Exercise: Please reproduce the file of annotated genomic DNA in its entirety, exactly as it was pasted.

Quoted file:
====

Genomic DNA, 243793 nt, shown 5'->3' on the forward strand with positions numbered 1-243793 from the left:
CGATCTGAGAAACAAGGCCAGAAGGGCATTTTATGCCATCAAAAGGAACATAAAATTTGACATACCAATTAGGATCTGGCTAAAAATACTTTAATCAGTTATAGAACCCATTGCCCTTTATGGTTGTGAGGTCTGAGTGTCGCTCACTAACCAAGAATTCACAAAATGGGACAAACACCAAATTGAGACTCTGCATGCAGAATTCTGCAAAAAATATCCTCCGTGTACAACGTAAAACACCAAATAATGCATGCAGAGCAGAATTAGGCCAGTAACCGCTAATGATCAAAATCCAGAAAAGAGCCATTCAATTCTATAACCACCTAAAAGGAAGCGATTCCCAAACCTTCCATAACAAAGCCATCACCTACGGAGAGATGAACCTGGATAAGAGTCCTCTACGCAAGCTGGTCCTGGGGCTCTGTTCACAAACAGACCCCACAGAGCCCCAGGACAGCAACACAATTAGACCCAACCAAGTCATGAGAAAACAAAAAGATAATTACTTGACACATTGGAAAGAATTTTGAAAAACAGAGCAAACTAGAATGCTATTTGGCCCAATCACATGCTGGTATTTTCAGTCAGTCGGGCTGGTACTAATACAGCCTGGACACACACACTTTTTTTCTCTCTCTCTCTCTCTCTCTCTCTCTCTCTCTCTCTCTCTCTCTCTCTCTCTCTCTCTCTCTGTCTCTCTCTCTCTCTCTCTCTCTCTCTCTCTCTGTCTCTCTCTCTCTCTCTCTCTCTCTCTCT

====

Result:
Genomic DNA, 243793 nt, shown 5'->3' on the forward strand with positions numbered 1-243793 from the left:
CGATCTGAGAAACAAGGCCAGAAGGGCATTTTATGCCATCAAAAGGAACATAAAATTTGACATACCAATTAGGATCTGGCTAAAAATACTTTAATCAGTTATAGAACCCATTGCCCTTTATGGTTGTGAGGTCTGAGTGTCGCTCACTAACCAAGAATTCACAAAATGGGACAAACACCAAATTGAGACTCTGCATGCAGAATTCTGCAAAAAATATCCTCCGTGTACAACGTAAAACACCAAATAATGCATGCAGAGCAGAATTAGGCCAGTAACCGCTAATGATCAAAATCCAGAAAAGAGCCATTCAATTCTATAACCACCTAAAAGGAAGCGATTCCCAAACCTTCCATAACAAAGCCATCACCTACGGAGAGATGAACCTGGATAAGAGTCCTCTACGCAAGCTGGTCCTGGGGCTCTGTTCACAAACAGACCCCACAGAGCCCCAGGACAGCAACACAATTAGACCCAACCAAGTCATGAGAAAACAAAAAGATAATTACTTGACACATTGGAAAGAATTTTGAAAAACAGAGCAAACTAGAATGCTATTTGGCCCAATCACATGCTGGTATTTTCAGTCAGTCGGGCTGGTACTAATACAGCCTGGACACACACACTTTTTTTCTCTCTCTCTCTCTCTCTCTCTCTCTCTCTCTCTCTCTCTCTCTCTCTCTCTCTCTCTCTCTGTCTCTCTCTCTCTCTCTCTCTCTCTCTCTCTCTGTCTCTCTCTCTCTCTCTCTCTCTCTCTCT